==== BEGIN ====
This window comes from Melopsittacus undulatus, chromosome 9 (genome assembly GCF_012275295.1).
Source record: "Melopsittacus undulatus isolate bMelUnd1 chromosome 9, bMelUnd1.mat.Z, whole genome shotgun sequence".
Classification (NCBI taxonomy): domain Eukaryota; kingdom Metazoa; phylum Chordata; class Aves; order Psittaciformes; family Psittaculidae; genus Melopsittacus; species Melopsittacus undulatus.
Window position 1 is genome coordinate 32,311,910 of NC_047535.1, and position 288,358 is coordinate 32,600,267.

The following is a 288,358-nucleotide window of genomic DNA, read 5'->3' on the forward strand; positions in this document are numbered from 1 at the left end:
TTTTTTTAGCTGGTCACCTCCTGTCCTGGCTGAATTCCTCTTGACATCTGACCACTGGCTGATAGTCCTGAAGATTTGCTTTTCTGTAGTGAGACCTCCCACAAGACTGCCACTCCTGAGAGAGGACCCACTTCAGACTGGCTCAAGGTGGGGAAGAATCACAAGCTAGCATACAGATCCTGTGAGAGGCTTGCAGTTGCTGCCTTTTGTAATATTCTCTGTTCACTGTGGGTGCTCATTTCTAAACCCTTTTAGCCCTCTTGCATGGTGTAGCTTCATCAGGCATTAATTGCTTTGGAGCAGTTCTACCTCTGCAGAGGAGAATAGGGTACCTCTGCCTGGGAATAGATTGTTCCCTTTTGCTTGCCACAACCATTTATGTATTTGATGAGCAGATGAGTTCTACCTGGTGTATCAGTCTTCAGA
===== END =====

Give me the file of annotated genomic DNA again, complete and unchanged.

This window comes from Melopsittacus undulatus, chromosome 9 (genome assembly GCF_012275295.1).
Source record: "Melopsittacus undulatus isolate bMelUnd1 chromosome 9, bMelUnd1.mat.Z, whole genome shotgun sequence".
Classification (NCBI taxonomy): domain Eukaryota; kingdom Metazoa; phylum Chordata; class Aves; order Psittaciformes; family Psittaculidae; genus Melopsittacus; species Melopsittacus undulatus.
Window position 1 is genome coordinate 32,311,910 of NC_047535.1, and position 288,358 is coordinate 32,600,267.

The following is a 288,358-nucleotide window of genomic DNA, read 5'->3' on the forward strand; positions in this document are numbered from 1 at the left end:
TTTTTTTAGCTGGTCACCTCCTGTCCTGGCTGAATTCCTCTTGACATCTGACCACTGGCTGATAGTCCTGAAGATTTGCTTTTCTGTAGTGAGACCTCCCACAAGACTGCCACTCCTGAGAGAGGACCCACTTCAGACTGGCTCAAGGTGGGGAAGAATCACAAGCTAGCATACAGATCCTGTGAGAGGCTTGCAGTTGCTGCCTTTTGTAATATTCTCTGTTCACTGTGGGTGCTCATTTCTAAACCCTTTTAGCCCTCTTGCATGGTGTAGCTTCATCAGGCATTAATTGCTTTGGAGCAGTTCTACCTCTGCAGAGGAGAATAGGGTACCTCTGCCTGGGAATAGATTGTTCCCTTTTGCTTGCCACAACCATTTATGTATTTGATGAGCAGATGAGTTCTACCTGGTGTATCAGTCTTCAGA